Loyal fans of Ah Yat Harbour View Restaurant’s original Wanchai location welcomed the news that the Cantonese restaurant was opening up across the harbour in Tsim Sha Tsui’s iSquare mall late in 2009. Hopefully, the die-hard fans won’t mind the sorry state of the temperamental lifts, resulting in 15-minute long queues that are not uncommon for this building. Once you get up to the 29/F, though, the spectacular 180 degree harbour view enjoyed by virtually everyone makes the wait almost worthwhile. Well-spaced tables and deep carpeting ensure privacy and reduce noise, while the corner private dining room boasts the best seats in the house.
Ah Yat’s traditional Cantonese fare sprinkled with thoughtful Western staples means its menu has something to please everyone’s palate. After being seated, a small dish of guava pickled in salty prune brine whets the appetite, and is a far cry from the usual peanuts you get at Chinese restaurants. There are a total of five menus to peruse: Cordon Bleu, Ah Yat’s tried and true winners; set menus; seasonal/promotional items; a dim sum menu and the main menu. As soups can make or break a Cantonese restaurant, it’s a good thing that Ah Yat’s double-boiled mushroom soup with yellow fungus (HK$60) sets the standard. Intense and bursting with rich mushroom flavours, it both satisfies and anticipates the appetite for more to come. Unfortunately, a number of Ah Yat’s signatures—deep fried crispy chicken (HK$320), abalone treasures (HK$480) and fried rice in clay pot (HK$250)—are good but not outstanding. The chicken leans towards the dry side, the sea cucumber accompanying the abalone is not as tender as it could be, and the fried rice is underwhelming. Yet the abalone itself is marvelous—perfectly succulent after three days of preparation. Walnut cream (HK$42) rounds out the meal with a sweet finish.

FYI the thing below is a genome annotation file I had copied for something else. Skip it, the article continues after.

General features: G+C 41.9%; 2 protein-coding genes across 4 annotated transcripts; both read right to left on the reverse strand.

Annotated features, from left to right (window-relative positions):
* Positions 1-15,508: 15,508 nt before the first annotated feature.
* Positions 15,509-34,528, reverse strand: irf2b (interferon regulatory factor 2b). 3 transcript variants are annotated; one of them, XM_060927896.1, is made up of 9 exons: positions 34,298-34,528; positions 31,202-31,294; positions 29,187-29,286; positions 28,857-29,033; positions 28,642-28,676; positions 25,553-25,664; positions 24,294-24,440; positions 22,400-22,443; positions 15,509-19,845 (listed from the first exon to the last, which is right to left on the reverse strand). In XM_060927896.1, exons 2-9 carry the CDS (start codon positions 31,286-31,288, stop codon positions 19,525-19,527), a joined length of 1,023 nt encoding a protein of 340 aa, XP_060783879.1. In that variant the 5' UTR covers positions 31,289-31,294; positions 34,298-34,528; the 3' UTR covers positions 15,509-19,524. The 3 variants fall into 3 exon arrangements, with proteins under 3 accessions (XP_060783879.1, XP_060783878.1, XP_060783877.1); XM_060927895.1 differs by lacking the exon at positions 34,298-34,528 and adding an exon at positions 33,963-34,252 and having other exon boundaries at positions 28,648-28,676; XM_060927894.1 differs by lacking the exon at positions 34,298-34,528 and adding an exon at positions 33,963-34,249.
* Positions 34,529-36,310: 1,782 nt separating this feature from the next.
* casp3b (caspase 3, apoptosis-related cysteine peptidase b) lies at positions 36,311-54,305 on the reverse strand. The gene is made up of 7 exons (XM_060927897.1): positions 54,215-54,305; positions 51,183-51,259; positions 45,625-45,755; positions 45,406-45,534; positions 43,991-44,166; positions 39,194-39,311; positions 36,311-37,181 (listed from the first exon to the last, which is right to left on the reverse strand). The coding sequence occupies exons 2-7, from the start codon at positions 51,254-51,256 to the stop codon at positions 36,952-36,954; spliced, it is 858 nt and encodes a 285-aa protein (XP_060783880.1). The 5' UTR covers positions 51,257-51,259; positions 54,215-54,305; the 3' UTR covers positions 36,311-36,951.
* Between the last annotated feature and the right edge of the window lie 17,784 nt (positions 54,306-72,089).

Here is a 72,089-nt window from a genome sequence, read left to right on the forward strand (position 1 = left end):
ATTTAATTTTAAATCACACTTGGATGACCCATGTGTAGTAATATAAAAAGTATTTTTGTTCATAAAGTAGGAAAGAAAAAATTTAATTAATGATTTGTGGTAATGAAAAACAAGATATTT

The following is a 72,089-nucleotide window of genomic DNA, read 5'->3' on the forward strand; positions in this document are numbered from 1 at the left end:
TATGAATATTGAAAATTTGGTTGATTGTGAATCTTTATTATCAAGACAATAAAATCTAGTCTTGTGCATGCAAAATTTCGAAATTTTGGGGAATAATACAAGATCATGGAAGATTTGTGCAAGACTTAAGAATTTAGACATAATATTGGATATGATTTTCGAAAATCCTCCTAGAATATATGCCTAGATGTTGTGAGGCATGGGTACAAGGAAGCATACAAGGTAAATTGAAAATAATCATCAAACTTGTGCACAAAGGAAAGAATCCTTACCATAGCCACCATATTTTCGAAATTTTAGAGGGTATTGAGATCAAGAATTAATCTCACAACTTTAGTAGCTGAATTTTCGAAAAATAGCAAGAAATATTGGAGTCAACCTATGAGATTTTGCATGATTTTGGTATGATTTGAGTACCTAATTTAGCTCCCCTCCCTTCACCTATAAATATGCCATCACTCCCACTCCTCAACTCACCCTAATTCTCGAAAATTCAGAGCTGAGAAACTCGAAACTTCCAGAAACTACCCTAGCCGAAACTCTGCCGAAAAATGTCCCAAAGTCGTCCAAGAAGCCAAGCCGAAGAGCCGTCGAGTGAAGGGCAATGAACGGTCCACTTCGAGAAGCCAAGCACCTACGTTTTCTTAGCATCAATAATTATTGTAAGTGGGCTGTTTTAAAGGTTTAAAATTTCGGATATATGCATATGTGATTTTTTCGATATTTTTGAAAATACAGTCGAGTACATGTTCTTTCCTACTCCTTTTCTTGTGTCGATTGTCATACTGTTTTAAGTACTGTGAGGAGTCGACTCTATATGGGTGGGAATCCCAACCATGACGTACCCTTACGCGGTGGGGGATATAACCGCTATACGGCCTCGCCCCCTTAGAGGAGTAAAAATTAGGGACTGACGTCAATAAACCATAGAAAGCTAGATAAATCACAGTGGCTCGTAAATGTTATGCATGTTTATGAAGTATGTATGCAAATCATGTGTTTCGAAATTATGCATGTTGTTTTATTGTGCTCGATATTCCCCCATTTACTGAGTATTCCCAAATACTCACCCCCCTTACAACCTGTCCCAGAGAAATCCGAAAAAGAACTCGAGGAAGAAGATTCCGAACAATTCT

An excellent selection of beverages, ranging from Chinese moutai, sake and soju, to wines from the Old and New world—available at all prices points. Do try a Suishin Chonansui Shikomi Junmai Daiginjyo sake from Hiroshima (HK$950), served cold, for a refreshing complement to rice dishes.
Attentive, courteous and full of insider information about how signature dishes are prepared, the restaurant’s manager and his staff ensure that you are well taken care of at Ah Yat.
You pay for the view at Ah Yat, as the tab is around HK$1,000 if you try the signature dishes. And that does not include any fresh fish, shark’s fin or lobster.